Date
28 May 2017
'I said, "If you can give me a reason as to why wearing flats would impair me to do my job today, then fair enough", but they couldn't,' Nicola Thorp tells the BBC. Photo: BBC
'I said, "If you can give me a reason as to why wearing flats would impair me to do my job today, then fair enough", but they couldn't,' Nicola Thorp tells the BBC. Photo: BBC

Receptionist who refused to wear high heels sent home from work

A London receptionist was sent home from work on her first day after refusing to wear high heels, the BBC reports.

When temp worker Nicola Thorp, 27, arrived at accounting firm PwC in December wearing smart flat shoes, she was told she had to wear shoes with a “two-inch to four-inch heel”.

When she refused and pointed out that male receptionists were not asked to do the same, she was laughed at and sent home without pay.

Portico, the outsourcing firm that gave Thorp the PwC assignment, said she had “signed the appearance guidelines”, but it will now review them.

PwC said the dress code was “not a PwC policy”.

Thorp said she was was told she should go and buy a pair of heels.

“I said, ‘If you can give me a reason as to why wearing flats would impair me to do my job today, then fair enough’, but they couldn’t,” Thorp told BBC Radio London.

“I was expected to do a nine-hour shift on my feet escorting clients to meeting rooms. I said, ‘I just won’t be able to do that in heels.’”

Thorp spoke to friends about what had happened, and after posting on Facebook realised that other women had found themselves in the same position.

“I was a bit scared about speaking up about it, in case there was a negative backlash,” she said. “But I realised I needed to put a voice to this, as it is a much bigger issue.”

Tnorp has since set up a petition calling for the law to be changed so women cannot be forced to wear high heels to work.

It has attracted more than 10,000 signatures.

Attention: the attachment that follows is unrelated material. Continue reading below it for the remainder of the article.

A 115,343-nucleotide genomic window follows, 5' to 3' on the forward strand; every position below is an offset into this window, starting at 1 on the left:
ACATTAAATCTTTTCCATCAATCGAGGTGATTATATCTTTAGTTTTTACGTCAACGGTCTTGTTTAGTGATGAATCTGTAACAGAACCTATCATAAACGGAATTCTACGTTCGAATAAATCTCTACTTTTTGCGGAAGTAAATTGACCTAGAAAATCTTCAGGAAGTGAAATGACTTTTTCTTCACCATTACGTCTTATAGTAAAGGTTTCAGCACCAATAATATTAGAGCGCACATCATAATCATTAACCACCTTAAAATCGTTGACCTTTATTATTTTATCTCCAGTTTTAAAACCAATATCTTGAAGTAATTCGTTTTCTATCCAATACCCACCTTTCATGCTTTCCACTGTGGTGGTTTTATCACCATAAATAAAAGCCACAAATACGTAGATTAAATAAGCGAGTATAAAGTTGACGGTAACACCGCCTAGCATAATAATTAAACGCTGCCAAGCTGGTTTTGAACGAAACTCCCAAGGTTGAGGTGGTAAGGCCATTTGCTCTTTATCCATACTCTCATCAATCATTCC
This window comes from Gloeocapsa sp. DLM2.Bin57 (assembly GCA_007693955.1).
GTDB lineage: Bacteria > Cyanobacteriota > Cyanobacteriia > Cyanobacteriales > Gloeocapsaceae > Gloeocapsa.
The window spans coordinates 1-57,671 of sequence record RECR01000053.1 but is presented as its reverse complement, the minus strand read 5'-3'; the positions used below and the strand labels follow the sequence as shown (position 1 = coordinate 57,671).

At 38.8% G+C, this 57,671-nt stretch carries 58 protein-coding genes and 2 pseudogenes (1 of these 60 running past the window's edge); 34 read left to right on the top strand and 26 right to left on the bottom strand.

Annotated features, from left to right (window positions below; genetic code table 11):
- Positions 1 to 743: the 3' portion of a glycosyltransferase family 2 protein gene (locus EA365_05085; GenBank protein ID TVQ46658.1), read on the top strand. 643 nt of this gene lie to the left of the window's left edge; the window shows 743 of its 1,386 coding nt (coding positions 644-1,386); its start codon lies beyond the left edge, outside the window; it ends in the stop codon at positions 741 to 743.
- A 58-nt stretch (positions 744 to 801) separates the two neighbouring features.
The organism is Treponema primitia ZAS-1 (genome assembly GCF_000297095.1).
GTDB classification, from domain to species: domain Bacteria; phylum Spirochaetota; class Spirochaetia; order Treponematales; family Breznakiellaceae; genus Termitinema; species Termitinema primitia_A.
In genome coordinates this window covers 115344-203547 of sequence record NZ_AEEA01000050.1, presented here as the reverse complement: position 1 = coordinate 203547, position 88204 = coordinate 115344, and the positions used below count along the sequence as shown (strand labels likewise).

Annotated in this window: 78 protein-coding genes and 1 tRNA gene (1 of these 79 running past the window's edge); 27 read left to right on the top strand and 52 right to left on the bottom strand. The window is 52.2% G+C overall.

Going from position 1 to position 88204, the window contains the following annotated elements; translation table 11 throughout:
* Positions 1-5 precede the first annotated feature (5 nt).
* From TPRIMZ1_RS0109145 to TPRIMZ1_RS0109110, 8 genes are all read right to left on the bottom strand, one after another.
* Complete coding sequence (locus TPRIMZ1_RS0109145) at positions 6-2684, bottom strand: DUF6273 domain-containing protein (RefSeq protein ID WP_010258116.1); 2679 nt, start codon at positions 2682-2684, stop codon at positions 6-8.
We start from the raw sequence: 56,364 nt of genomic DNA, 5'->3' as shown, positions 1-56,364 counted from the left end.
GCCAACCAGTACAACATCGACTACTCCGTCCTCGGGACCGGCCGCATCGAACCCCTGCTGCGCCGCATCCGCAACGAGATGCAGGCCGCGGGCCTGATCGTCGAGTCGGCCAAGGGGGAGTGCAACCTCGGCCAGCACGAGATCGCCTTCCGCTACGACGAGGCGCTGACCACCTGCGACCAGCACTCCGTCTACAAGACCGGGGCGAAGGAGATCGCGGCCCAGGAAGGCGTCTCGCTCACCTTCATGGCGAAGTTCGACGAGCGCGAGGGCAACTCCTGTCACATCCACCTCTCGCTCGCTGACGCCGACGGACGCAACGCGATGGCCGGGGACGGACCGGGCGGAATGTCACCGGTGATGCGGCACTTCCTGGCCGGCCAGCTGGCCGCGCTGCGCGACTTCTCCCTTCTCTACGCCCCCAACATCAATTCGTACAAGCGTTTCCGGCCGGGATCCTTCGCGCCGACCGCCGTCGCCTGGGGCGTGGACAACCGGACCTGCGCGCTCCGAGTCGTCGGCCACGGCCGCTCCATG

Under English law, employers can dismiss staff who fail to live up to “reasonable” dress code demands, as long as they’ve been given enough time to buy the right shoes and clothes.

Employers can set up different codes for men and women, as long as there’s an “equivalent level of smartness”.

“I don’t hold anything against the company, necessarily, because they are acting within their rights as employers to have a formal dress code, and as it stands, part of that for a woman is to wear high heels,” Thorp said.

“I think dress codes should reflect society, and nowadays women can be smart and formal and wear flat shoes.

“Aside from the debilitating factor, it’s the sexism issue. I think companies shouldn’t be forcing that on their female employees.”

Simon Pratt, managing director at Portico, said it was “common practice within the service sector to have appearance guidelines”, which Thorp had agreed to.

“These policies ensure customer-facing staff are consistently well presented and positively represent a client’s brand and image,” Pratt said.

However, he said, the firm had “taken on board the comments regarding footwear and will be reviewing our guidelines”.

A PwC spokesman said: “PwC outsources its front-of-house and reception services to a third-party supplier. We first became aware of this matter on May 10, some five months after the issue arose.

“PwC does not have specific dress guidelines for male or female employees.”

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